I’m not a huge fan of air-conditioning, but we have been suggested to use it a little bit each day to keep the mould away. I usually put the aircon around 27 to cool down my body and my room before I go to bed.

Rainy season is almost over, then it will be hot and drier for a month or two, and then it’ll be —YAY— cold season, where it gets a bit hotter during the day, but cools down a lot at night. Can’t wait!!

Taking Myanmar classes

I’m taking language classes every Saturday and Sunday, and am totally enjoying it, especially learning to read the letters. So far I know about 8 consonants and 3 vowel tones that sound pretty much identical, which means I know about nothing.

Going to Super Win beer station

This is the Friday night haunt for Ken (my fellow Cuso International volunteer, and roomate) and me. Mugs of draft Myanmar beer are 700 Kyat (pronounced “jat”, about 70c) and you can get almost any type of vegetable/tofu/meat BBQed. Last Friday I invited folks+friends from my language class, including Ivan from Belarus and Erika from New York, and we had a good crowd of 8 in all, coming volunteers, teachers, and telecom consultants from a total of 5 countries.

Super Win!
Super Win!

Haircut!!

This what I collect when I travel (other than art) – salon experiences! This cut is possibly my favourite cut ever—in Canada or otherwise—and it cost me 1000 Kyat (about $1). She cut it dry and then blow dried it with cold air. Not sure how that works, but I was pleased with the results. Pity it’s so sticky here and have my hair up all the time.

Haircut.
Haircut.

Digging into Myanmar life

So far I’ve been to a wedding, had lots of mohinga (a noodle soup staple), and done a lot of walking around, exploring markets and side streets and more. I’ve got to experience the horrid traffic, watch the smart phone connected young folk in their K-pop attire, and shower with a bucket of water and a cup (about 20 cups without washing my hair) when the water or power is out.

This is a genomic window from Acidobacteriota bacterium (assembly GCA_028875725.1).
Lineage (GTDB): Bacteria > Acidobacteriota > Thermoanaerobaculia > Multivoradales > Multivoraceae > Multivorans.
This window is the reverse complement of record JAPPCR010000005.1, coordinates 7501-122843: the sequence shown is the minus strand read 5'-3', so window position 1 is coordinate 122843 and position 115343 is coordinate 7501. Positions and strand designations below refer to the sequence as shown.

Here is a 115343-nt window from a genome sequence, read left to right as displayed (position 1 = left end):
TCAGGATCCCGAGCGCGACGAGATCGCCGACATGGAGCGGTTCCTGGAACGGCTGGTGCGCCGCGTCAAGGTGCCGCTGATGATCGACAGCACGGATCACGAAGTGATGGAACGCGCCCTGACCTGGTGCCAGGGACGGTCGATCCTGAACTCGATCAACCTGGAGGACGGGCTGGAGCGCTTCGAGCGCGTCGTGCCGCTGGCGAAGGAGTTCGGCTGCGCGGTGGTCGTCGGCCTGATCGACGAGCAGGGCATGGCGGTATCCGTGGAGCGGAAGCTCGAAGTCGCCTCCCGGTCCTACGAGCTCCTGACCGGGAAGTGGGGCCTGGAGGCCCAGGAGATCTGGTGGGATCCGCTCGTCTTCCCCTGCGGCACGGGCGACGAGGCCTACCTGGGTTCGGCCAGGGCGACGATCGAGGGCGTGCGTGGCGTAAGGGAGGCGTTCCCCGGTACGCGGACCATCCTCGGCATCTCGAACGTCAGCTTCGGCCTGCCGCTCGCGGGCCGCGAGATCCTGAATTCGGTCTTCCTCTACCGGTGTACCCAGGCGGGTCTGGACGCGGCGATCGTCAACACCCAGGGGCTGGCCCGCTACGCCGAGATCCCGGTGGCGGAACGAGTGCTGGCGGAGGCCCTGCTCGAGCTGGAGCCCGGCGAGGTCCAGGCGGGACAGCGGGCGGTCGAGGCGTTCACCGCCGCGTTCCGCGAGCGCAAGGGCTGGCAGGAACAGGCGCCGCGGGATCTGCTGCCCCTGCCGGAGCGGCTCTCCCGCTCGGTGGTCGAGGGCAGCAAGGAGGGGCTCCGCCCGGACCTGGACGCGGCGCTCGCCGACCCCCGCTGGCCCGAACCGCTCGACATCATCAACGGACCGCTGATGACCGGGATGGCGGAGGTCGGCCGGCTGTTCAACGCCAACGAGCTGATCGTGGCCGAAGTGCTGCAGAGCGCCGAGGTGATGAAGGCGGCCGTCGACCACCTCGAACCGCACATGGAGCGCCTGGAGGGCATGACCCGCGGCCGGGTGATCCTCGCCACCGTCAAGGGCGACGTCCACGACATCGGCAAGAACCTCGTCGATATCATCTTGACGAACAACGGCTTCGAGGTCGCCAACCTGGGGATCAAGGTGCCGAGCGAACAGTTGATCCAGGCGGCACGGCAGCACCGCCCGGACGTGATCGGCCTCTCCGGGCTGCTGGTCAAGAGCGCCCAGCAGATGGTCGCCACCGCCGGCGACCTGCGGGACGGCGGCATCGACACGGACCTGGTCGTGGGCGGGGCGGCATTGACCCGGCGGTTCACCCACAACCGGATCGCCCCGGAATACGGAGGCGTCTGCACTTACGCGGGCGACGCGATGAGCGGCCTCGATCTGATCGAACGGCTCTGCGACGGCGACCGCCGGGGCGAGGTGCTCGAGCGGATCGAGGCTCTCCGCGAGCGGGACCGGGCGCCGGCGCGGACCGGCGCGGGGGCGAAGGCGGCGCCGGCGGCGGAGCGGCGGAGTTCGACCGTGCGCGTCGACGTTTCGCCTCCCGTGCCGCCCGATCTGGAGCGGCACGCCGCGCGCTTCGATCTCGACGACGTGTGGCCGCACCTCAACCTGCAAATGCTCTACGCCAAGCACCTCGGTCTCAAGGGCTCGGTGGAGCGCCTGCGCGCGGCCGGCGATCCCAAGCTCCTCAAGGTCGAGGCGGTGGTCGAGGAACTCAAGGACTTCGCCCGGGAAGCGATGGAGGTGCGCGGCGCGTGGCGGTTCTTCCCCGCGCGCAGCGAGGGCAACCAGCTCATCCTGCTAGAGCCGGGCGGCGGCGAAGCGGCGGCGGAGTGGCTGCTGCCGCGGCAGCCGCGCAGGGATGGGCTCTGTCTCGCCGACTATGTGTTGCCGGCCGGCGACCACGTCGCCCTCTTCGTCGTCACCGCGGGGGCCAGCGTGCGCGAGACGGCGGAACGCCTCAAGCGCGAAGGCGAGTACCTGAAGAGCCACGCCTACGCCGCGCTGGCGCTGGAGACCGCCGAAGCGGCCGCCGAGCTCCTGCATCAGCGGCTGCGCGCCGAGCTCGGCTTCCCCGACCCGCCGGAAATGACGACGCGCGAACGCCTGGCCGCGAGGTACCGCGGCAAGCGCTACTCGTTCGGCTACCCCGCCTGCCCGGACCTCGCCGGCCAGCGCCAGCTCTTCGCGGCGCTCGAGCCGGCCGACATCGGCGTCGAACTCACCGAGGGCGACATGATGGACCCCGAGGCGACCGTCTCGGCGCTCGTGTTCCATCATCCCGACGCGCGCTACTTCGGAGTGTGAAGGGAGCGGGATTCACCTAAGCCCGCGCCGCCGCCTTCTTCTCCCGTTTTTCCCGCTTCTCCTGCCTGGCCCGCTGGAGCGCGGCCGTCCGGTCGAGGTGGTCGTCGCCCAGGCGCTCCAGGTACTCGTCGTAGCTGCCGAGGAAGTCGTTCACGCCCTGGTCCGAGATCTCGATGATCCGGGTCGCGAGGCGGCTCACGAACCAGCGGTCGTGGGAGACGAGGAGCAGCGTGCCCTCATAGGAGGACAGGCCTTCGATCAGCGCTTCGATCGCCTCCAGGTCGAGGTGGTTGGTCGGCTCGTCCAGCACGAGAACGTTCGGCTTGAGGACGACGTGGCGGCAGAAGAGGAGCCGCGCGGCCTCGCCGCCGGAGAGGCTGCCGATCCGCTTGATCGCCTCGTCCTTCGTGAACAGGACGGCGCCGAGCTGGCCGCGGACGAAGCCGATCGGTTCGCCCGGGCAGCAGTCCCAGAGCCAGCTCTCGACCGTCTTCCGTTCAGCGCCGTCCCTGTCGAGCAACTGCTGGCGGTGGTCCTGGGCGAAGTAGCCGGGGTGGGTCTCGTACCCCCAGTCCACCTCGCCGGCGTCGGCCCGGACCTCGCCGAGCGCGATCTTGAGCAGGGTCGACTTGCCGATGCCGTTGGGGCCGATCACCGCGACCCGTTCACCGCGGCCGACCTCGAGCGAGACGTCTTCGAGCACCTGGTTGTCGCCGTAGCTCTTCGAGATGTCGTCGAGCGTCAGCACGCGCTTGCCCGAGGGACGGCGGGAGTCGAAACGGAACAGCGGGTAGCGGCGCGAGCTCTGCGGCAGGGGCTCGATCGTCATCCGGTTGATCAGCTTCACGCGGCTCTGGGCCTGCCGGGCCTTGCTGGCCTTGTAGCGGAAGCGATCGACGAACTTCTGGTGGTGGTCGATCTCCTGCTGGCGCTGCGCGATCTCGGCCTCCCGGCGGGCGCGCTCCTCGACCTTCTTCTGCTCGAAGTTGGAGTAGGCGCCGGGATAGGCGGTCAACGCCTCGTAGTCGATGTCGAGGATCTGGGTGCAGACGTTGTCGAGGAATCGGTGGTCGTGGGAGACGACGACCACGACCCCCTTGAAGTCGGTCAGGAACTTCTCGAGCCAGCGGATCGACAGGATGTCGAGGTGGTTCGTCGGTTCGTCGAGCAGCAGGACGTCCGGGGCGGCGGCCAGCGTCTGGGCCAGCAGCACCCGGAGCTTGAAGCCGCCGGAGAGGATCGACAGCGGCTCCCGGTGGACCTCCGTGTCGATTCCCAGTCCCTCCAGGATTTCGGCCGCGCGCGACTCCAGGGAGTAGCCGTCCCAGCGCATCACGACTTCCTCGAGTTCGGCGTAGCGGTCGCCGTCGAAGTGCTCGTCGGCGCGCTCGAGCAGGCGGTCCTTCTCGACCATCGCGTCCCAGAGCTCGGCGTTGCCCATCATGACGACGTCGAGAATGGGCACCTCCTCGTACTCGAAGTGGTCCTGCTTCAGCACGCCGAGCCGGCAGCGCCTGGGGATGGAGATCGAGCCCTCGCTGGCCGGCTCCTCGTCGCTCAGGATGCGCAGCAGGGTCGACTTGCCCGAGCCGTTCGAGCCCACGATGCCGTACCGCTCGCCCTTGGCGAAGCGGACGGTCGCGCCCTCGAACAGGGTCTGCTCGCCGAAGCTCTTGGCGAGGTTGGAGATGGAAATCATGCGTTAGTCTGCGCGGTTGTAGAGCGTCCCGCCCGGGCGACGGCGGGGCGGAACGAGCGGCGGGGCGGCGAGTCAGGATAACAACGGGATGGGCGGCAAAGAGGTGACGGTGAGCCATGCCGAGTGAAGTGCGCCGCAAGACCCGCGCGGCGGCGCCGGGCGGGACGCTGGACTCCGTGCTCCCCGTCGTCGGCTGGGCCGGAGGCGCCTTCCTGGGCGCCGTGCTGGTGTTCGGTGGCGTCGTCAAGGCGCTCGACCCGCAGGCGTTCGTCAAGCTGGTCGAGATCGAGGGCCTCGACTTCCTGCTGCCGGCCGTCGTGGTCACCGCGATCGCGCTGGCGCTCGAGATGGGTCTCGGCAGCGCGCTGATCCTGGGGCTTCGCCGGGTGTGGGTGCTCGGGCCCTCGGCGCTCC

Baptist wedding ceremony. Beautiful Kayin dress made by grandmother.
Baptist wedding ceremony. Beautiful Kayin dress made by grandmother.

A few more photos from my first month:

 

Young people hanging out at Inya Lake.
Young people hanging out at Inya Lake.
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Fried stuff at Inya Lake restaurant.
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Downtown Yangon.
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Downtown Yangon.
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Pagoda across the river in Dala.
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Colonial architecture repurposed.
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Local ferries in Dala. Downtown Yangon across the river.
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Dala fields.
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Shwedagon pagoda.
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The kitty that sometimes sleeps on our porch chair.
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Insein Road (near my home) by night.
Insein Road by day.
Insein Road by day.

And finally, a bit on the dichotomy on wealth/poverty. These last two are directly across the street from one another.